Hazel Technologies has raised a $3.26 million Series A round led by food and agtech VC S2G ventures. The company develops small packets to insert into fresh produce packaging that release an anti-fungal shelf-life extending vapor. Hazel claims that its technology can extend the shelf life of fresh produce by 300%.
“2017 was a big pilot year for the company, completing more than 20 pilots from March to December,” founder and CEO Aidan Mouat told AgFunderNews. These pilots included Dresick Farms International (DFI), the 10th largest grower by acreage in California, and Agritrade Farms International, one of the largest growers of specialty vegetables in Latin America.
“We [DFI] saw up to a 49% increase in marketable product after 30 days, a potential savings of as much as $10,000 per load. We haven’t seen something that works this well in our many years in the melon industry,” said DFI’s Ross Van Vlack, vice president of sales and marketing.
Also participating in the round were follow-on investor Rhapsody Venture Partners, as well as Serra Ventures, Valley Oak Investments, and Climate Impact Capital. This round comes almost exactly one year after the Chicago-based startup raised an $800,000 seed round.
Since its seed round last year, Hazel has developed two new products, one for melons (developed with DFI) and one for okra, on top of their existing berry product and a generalist fruit product that has been validated for various specialty crop from avocados to tomatoes. The team is also currently working with Cornell University to validate the technology for pears.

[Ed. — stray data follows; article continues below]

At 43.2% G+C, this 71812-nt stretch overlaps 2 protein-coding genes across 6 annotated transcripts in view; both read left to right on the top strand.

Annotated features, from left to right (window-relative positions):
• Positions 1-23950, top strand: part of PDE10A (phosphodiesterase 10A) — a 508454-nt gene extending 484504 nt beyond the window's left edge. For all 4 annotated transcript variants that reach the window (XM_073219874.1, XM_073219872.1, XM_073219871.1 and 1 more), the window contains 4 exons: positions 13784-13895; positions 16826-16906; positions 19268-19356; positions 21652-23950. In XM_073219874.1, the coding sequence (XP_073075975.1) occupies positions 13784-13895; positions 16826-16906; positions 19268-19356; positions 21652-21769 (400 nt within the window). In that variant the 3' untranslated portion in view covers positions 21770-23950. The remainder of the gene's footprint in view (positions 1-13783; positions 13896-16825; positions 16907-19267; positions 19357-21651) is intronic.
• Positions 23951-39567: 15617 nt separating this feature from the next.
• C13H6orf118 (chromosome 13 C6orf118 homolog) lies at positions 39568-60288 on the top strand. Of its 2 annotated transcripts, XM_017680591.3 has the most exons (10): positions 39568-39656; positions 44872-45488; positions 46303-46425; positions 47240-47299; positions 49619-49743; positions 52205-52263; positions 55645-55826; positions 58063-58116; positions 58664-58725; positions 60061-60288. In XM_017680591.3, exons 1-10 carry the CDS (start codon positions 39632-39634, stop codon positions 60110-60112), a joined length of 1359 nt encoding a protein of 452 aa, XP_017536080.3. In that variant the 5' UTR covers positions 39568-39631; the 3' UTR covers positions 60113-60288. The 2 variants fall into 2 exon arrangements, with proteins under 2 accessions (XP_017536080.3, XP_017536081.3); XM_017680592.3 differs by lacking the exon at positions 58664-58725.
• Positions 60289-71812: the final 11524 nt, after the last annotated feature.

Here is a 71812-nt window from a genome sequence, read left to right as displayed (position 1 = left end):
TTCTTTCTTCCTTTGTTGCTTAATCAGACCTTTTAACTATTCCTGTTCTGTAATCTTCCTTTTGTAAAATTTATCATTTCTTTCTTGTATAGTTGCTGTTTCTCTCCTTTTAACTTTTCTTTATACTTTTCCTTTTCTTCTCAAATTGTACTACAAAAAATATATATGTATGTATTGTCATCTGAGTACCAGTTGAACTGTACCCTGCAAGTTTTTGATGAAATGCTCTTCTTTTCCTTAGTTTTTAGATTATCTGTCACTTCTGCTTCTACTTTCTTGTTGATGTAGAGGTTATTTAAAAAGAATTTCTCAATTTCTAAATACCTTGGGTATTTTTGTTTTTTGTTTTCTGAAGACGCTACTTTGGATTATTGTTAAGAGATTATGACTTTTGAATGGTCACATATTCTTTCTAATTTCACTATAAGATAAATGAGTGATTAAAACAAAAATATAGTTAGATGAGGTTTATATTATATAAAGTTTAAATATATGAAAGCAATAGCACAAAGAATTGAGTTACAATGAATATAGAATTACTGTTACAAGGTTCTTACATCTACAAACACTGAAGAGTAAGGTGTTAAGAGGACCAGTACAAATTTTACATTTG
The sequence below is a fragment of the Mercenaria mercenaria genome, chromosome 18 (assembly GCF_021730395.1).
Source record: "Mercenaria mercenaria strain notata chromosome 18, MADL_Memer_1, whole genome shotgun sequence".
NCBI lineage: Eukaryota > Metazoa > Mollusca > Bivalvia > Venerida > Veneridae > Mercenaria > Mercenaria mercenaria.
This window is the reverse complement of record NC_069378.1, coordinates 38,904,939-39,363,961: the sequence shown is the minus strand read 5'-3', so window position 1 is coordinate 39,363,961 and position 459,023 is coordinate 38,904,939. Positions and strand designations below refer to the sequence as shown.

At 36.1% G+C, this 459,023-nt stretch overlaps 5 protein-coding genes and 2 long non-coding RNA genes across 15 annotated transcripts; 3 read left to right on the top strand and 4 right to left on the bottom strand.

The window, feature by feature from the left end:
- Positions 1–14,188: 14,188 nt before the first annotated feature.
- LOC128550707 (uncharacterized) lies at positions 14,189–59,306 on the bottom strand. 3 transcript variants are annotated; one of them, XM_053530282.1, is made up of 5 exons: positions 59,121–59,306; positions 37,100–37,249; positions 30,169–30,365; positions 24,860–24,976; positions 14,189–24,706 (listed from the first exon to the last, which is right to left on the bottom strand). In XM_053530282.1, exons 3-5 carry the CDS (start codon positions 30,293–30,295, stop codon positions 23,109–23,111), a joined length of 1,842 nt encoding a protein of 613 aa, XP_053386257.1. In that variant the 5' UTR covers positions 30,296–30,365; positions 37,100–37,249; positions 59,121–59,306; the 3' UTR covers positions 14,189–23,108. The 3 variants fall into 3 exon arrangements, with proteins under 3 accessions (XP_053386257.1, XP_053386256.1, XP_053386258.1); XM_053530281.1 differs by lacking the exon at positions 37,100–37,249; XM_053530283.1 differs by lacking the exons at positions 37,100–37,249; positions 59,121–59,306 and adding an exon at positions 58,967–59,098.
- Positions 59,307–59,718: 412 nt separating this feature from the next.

Hazel chooses its next fresh produce target based on client interest, and though the effect and the core of the technology remain the same from crop to crop, Mouat said that the method of integrating Hazel’s technology into different crop supply chains is the trick of successfully developing a new product, along with minor formulation changes.
This year the company is working to move toward a lower-touch selling process now that the company’s various products are tested and validated.
“We’d like to make this as off-the-shelf as possible. However, I’m not familiar with any post-harvest company that doesn’t offer technical support and we pride ourselves on the technical support we provide,” said Mouat.
Hazel has also received a total of $700,000 in grant funding from the United States Department of Agriculture (USDA) SBIR program to further develop and commercialize their technologies.
“Hazel’s technology has the potential to make a real impact on a massive scale. Food waste creates an incredible strain on our resources and Hazel’s drop-in solution is already being used to reduce this strain by optimizing freshness across the supply chain from harvest to the consumer. We are excited about the partnership with Hazel and look forward to working with the Hazel team to reduce food waste and enhance the efficiency of the produce supply chain,” said Matthew Walker, principal at S2G.
Hazel Technologies officially launched in March 2015 but the five founders met at an accelerator program at Northwestern University a year earlier. The technology was the joint creation of Mouat and Dr. Adam Preslar. With this new funding. Hazel will double the size of its team concentrating on production, operations, and sales after recently doubling its production space and building a 8,000 sq. ft. postharvest lab, which will allow the company to quadruple production capacity and reduce customer wait time.
Wide sales will begin after the company receives EPA approval, required because Hazel’s active ingredients are considered biopesticides, which Hazel expects to come through in June. The next target market for the company will be the EU.